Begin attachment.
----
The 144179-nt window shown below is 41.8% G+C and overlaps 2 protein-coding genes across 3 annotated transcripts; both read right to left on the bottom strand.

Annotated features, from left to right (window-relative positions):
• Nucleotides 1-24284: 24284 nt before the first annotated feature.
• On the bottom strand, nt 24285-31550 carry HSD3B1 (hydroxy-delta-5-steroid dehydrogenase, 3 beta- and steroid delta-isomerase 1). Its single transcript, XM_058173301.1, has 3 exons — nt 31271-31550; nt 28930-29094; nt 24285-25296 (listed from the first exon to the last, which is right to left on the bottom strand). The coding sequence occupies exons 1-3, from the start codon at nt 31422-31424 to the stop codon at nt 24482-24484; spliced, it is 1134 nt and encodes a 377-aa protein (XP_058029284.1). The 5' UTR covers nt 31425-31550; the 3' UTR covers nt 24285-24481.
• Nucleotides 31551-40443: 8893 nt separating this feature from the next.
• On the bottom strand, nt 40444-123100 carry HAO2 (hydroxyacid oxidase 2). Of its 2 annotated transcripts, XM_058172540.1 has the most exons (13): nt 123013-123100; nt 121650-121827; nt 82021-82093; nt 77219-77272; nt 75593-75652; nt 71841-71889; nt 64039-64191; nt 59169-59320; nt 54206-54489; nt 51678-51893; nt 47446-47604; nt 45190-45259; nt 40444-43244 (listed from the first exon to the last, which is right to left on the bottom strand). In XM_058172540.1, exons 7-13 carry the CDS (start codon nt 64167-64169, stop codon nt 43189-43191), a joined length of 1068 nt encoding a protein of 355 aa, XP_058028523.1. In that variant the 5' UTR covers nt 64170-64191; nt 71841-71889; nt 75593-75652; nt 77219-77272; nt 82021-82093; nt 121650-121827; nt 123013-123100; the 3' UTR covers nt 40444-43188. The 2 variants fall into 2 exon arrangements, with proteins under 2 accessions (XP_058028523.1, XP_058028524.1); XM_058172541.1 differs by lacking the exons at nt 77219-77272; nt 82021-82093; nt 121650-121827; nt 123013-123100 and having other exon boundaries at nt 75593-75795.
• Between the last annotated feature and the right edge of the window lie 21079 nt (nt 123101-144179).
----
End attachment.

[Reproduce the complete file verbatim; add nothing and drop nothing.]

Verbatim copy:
The 144179-nt window shown below is 41.8% G+C and overlaps 2 protein-coding genes across 3 annotated transcripts; both read right to left on the bottom strand.

Annotated features, from left to right (window-relative positions):
• Nucleotides 1-24284: 24284 nt before the first annotated feature.
• On the bottom strand, nt 24285-31550 carry HSD3B1 (hydroxy-delta-5-steroid dehydrogenase, 3 beta- and steroid delta-isomerase 1). Its single transcript, XM_058173301.1, has 3 exons — nt 31271-31550; nt 28930-29094; nt 24285-25296 (listed from the first exon to the last, which is right to left on the bottom strand). The coding sequence occupies exons 1-3, from the start codon at nt 31422-31424 to the stop codon at nt 24482-24484; spliced, it is 1134 nt and encodes a 377-aa protein (XP_058029284.1). The 5' UTR covers nt 31425-31550; the 3' UTR covers nt 24285-24481.
• Nucleotides 31551-40443: 8893 nt separating this feature from the next.
• On the bottom strand, nt 40444-123100 carry HAO2 (hydroxyacid oxidase 2). Of its 2 annotated transcripts, XM_058172540.1 has the most exons (13): nt 123013-123100; nt 121650-121827; nt 82021-82093; nt 77219-77272; nt 75593-75652; nt 71841-71889; nt 64039-64191; nt 59169-59320; nt 54206-54489; nt 51678-51893; nt 47446-47604; nt 45190-45259; nt 40444-43244 (listed from the first exon to the last, which is right to left on the bottom strand). In XM_058172540.1, exons 7-13 carry the CDS (start codon nt 64167-64169, stop codon nt 43189-43191), a joined length of 1068 nt encoding a protein of 355 aa, XP_058028523.1. In that variant the 5' UTR covers nt 64170-64191; nt 71841-71889; nt 75593-75652; nt 77219-77272; nt 82021-82093; nt 121650-121827; nt 123013-123100; the 3' UTR covers nt 40444-43188. The 2 variants fall into 2 exon arrangements, with proteins under 2 accessions (XP_058028523.1, XP_058028524.1); XM_058172541.1 differs by lacking the exons at nt 77219-77272; nt 82021-82093; nt 121650-121827; nt 123013-123100 and having other exon boundaries at nt 75593-75795.
• Between the last annotated feature and the right edge of the window lie 21079 nt (nt 123101-144179).